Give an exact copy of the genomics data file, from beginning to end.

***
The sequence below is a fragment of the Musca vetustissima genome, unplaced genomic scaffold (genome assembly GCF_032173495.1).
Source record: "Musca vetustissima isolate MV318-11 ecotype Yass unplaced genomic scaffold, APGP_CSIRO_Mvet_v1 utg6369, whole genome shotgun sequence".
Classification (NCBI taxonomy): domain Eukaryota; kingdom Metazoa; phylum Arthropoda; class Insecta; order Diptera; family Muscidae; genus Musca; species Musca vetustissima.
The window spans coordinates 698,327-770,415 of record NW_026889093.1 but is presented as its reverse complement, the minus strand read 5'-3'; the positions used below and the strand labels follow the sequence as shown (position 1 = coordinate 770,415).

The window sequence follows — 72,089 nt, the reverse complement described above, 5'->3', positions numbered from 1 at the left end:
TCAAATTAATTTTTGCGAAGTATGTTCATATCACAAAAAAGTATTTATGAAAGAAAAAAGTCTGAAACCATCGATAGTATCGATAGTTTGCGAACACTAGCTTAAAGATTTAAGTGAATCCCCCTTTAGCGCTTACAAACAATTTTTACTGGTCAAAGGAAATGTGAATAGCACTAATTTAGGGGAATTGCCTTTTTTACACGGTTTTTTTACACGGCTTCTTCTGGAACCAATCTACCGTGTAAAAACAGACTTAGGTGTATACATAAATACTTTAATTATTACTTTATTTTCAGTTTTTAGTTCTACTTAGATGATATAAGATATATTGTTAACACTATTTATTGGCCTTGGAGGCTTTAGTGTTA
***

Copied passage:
The sequence below is a fragment of the Musca vetustissima genome, unplaced genomic scaffold (genome assembly GCF_032173495.1).
Source record: "Musca vetustissima isolate MV318-11 ecotype Yass unplaced genomic scaffold, APGP_CSIRO_Mvet_v1 utg6369, whole genome shotgun sequence".
Classification (NCBI taxonomy): domain Eukaryota; kingdom Metazoa; phylum Arthropoda; class Insecta; order Diptera; family Muscidae; genus Musca; species Musca vetustissima.
The window spans coordinates 698,327-770,415 of record NW_026889093.1 but is presented as its reverse complement, the minus strand read 5'-3'; the positions used below and the strand labels follow the sequence as shown (position 1 = coordinate 770,415).

The window sequence follows — 72,089 nt, the reverse complement described above, 5'->3', positions numbered from 1 at the left end:
TCAAATTAATTTTTGCGAAGTATGTTCATATCACAAAAAAGTATTTATGAAAGAAAAAAGTCTGAAACCATCGATAGTATCGATAGTTTGCGAACACTAGCTTAAAGATTTAAGTGAATCCCCCTTTAGCGCTTACAAACAATTTTTACTGGTCAAAGGAAATGTGAATAGCACTAATTTAGGGGAATTGCCTTTTTTACACGGTTTTTTTACACGGCTTCTTCTGGAACCAATCTACCGTGTAAAAACAGACTTAGGTGTATACATAAATACTTTAATTATTACTTTATTTTCAGTTTTTAGTTCTACTTAGATGATATAAGATATATTGTTAACACTATTTATTGGCCTTGGAGGCTTTAGTGTTA